Rep. Gaetz concentrated his fire on the Defense Secretary, who shucked and jived successfully until Gaetz' time ran out.

At that point Chrissy Houlihan, a congressperson from Pennsylvania—a woke Democrat—stepped up and yielded her time to General Milley, urging him to comment on Critical Race Theory in the military—positively, I'm sure she was hoping. General Milley did not disappoint her.

[Clip:  First of all, on the issue of critical race theory, et cetera, I'll obviously have to get much smarter on whatever the theory is, but I do think it's important, actually, for those of us in uniform to be open-minded and be widely read.

And the United States Military Academy is a university and it is important that we train and we understand. And I want to understand white rage and I'm white, and I want to understand it.

So what is it that cause thousands of people to assault this building and try to overturn the constitution of the United States of America? What caused that? I want to find that out. I want to maintain an open mind here, and I do want to analyze it.

It's important that we understand that because our soldiers, sailors, airmen, Marines, and guardians, they come from the American people. So it is important that the leaders now and in the future do understand it.

I've read Mao Tse-tung. I've read Karl Marx. I've read Lenin. That doesn't make me a communist. So what is wrong with understanding, having some situational understanding about the country for which we are here to defend?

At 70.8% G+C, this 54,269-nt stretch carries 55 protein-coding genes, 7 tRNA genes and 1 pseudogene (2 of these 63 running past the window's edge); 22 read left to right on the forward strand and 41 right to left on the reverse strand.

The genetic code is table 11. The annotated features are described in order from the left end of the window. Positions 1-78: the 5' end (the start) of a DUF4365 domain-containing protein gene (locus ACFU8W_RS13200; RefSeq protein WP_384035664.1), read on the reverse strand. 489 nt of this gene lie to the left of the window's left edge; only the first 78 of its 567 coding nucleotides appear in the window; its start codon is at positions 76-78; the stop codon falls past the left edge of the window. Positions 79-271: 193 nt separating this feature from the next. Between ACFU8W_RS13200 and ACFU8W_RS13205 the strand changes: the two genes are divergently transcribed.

And I personally find it offensive that we are accusing the United States military—our general officers, our commissioned, non-commissioned officers—of being quote woke or something else because we're studying some theories that are out there.

That was started at Harvard Law School years ago. And it proposed that there were laws in the United States, antebellum laws prior to the Civil War that led to a power differential with African-Americans that were three quarters of a human being when this country was formed.

And then we had a Civil War and Emancipation Proclamation to change it. And we brought it up to the Civil Rights Act of 1964. It took another a hundred years to change that.

So look, I do want to know, and I respect your service. And you and I are both Green Berets, but I want to know, and it matters to our military and the discipline and cohesion of this military. And I thank you for the opportunity to make a comment on that.]

Where does one start with that? Well, perhaps with General Milley's uncritical parroting of regime propaganda. "Thousands" of people assaulted the Capitol building? Even lefty website Wikipedia only says, quote, "hundreds breached police perimeters," end quote.

And for a guy stuffed up to the nose-holes with academic qualifications—Princeton, Columbia, the Naval War College, a bachelor's degree and two master's—Milley seems shaky on the Constitution he claims to be defending. Article I Section 2 has a slave as three-fifths of a person for enumeration purposes, not three-quarters. Even a Limey knows that.

The General tells us he's read Mao Tse-tung, Karl Marx, and Lenin, I guess because he wants to understand what those big old communist ideologies were all about. Now, he says, to understand white rage, he's reading Critical Race Theory and he's happy that West Point is holding seminars in it.